In the alum chat for Mirdin, someone posted the following question, "Would it be better to start teaching beginners functional or imperative programming first?"

Pretending for a second that FP and IP are the only choices (they're not), an answer depends on where your beginner comes from.

A meta-pedagogical (teaching about teaching) answer acknowledges that learning starts in a place the learner feels grounded and connects them from there to new knowledge. For example, subitizing is an innate ability. A developmentally normal child can instantly know how many objects are presented, for values up to about 5.

Image: How many dots are there? You just subitized.

From there, you can teach a 5-year-old arithmetic, for example to add, by having them subitize groups of objects alongside numerals and the math symbol +. This connects their innate notion of quantity to the abstract notion of numbers.

The MIT book and course SICP is a masterpiece in programming pedagogy, and it falls heavily on the FP side. Watch Professor Sussman absolutely rip apart side effects in lecture 5A. But not everybody "gets" this approach easily. Even Hal acknowledges in this Corecursive interview that the FP approach didn't work for everyone:

In the very beginning days, we would teach a sort of short courses for MIT faculty and some of the electrical engineers would just get stuck. "You haven’t showed us how the transistors work". ...People think different ways. Some people have to be grounded on where they’re comfortable and for some people, well, it really is transistors.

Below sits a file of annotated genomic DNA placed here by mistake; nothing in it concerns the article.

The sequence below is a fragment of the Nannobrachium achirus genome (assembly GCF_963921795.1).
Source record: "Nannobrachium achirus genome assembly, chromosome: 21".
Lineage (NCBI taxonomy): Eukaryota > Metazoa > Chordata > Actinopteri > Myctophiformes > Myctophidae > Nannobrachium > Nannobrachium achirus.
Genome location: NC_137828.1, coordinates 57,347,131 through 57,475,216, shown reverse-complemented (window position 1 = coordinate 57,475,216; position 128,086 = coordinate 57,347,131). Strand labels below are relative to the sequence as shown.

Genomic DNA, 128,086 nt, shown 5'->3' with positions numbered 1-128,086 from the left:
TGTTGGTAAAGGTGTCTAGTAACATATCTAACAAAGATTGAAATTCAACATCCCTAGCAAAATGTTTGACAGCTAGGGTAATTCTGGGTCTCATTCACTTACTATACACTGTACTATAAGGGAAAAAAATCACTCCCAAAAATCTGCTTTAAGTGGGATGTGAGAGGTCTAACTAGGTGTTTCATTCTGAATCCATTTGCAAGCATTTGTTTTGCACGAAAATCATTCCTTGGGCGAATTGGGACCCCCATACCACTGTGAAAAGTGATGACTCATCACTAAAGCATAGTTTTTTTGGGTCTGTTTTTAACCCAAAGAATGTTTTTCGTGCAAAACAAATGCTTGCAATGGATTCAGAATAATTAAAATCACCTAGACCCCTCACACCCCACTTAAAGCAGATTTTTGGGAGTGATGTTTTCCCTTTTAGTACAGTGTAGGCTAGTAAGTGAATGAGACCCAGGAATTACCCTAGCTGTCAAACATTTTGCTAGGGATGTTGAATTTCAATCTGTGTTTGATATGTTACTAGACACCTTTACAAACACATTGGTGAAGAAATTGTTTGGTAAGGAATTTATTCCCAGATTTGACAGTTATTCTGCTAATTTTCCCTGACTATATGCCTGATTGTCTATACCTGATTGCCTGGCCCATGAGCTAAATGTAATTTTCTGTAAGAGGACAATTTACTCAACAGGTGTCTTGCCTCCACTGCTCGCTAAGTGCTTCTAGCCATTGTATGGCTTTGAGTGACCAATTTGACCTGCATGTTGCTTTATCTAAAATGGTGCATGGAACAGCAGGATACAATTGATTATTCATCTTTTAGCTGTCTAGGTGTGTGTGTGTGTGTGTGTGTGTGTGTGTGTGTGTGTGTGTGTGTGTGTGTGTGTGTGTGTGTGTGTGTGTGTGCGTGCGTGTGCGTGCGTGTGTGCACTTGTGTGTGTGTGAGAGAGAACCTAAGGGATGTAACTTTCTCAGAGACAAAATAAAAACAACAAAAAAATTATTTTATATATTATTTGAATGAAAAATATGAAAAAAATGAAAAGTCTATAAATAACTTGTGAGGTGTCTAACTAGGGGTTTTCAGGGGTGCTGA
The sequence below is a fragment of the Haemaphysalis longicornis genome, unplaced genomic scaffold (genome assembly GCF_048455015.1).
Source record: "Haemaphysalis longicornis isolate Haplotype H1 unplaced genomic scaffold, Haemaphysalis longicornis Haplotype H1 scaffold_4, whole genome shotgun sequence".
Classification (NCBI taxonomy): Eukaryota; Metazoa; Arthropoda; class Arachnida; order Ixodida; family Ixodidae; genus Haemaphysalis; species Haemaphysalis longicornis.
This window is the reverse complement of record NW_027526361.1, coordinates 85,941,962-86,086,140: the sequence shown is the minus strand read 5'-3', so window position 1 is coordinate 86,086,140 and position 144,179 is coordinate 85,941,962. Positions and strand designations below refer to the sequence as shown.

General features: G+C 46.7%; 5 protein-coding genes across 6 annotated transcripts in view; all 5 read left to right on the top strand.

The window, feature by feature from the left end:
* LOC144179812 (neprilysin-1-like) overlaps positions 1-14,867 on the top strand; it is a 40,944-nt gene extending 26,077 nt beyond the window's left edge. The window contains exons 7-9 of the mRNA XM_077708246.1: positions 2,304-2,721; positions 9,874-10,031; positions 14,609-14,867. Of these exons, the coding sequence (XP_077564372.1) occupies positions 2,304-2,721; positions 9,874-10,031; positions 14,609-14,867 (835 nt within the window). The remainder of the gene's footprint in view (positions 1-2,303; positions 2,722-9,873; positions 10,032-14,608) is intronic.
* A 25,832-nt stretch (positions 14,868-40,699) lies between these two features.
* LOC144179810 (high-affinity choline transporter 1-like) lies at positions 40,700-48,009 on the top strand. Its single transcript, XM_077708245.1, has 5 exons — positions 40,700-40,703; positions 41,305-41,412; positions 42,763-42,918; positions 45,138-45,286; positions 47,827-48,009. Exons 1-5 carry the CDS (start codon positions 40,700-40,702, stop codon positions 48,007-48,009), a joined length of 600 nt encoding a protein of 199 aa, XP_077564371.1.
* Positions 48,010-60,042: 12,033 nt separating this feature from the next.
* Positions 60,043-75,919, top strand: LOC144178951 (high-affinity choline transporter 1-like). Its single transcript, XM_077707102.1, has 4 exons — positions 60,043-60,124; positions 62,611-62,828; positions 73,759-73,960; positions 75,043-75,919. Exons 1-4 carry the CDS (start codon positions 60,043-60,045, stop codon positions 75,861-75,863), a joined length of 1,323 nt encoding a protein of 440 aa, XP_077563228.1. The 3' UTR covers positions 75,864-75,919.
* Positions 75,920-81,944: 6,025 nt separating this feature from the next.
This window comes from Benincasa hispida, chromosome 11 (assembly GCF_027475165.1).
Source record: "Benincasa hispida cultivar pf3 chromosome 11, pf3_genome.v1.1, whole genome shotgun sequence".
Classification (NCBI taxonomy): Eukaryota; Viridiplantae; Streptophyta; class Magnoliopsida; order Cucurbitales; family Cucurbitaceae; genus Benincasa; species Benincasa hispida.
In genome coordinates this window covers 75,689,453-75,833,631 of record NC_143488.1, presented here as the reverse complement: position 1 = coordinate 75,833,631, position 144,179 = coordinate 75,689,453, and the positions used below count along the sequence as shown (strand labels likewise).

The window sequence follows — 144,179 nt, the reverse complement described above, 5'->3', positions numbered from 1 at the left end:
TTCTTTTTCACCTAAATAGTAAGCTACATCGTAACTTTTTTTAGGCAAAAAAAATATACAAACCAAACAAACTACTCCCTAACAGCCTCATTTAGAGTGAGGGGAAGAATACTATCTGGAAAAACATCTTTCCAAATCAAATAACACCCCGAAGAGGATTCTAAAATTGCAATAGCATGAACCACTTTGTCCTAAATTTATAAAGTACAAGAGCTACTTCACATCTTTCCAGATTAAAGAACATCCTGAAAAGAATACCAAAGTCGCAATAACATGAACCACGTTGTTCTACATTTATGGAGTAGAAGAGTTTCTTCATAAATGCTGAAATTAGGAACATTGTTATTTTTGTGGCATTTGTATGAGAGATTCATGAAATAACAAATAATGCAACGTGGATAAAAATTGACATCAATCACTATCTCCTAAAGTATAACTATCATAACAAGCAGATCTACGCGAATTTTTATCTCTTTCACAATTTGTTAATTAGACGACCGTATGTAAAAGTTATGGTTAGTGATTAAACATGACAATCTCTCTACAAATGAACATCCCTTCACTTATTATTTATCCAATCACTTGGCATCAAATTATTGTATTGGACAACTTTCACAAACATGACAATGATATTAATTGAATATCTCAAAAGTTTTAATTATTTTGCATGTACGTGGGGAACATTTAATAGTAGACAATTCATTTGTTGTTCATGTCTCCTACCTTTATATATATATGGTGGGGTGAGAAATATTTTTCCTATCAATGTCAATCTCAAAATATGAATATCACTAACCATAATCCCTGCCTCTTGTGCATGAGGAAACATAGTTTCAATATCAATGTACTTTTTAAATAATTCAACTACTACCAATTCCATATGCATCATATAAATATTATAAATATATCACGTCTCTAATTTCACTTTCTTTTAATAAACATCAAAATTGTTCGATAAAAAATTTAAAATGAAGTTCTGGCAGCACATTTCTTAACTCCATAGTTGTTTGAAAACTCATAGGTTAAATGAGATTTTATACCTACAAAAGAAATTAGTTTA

Contrast that to somebody who knows what a function is, in the math sense. The machinery of a transistor, of gates, sources, drains, and TTL will be an irritating detail, like multiplying matrices by hand.

So in the dichotomy between introducing FP and IP first, the answer might depend on where the learner is coming from. I learned IP and OOP first because that's what material was available. I was first exposed to FP in college in the form of Scheme. It was disorienting. I couldn't count all the parentheses, let alone grok tail recursion. I wish it could have been presented to me grounded in terms of what I was already comfortable with, for example high school algebra.

I say, introduce multiple programming paradigms early, and ground it in what the learner knows. A fundamental programming skill is to think at multiple levels of abstraction. The Haskell programmer needs to be aware that even monads at some point are just bits in a memory hierarchy, just as it's important for an assembly programmer to know that while register allocation is critical to performance, registers are not really what the program is about.

To close, let's ground this discussion in something we all know. To design a cathedral, the architect needs to know what bricks will be used. To build a cathedral, the bricklayer needs to envision the noble end to which each brick is set down.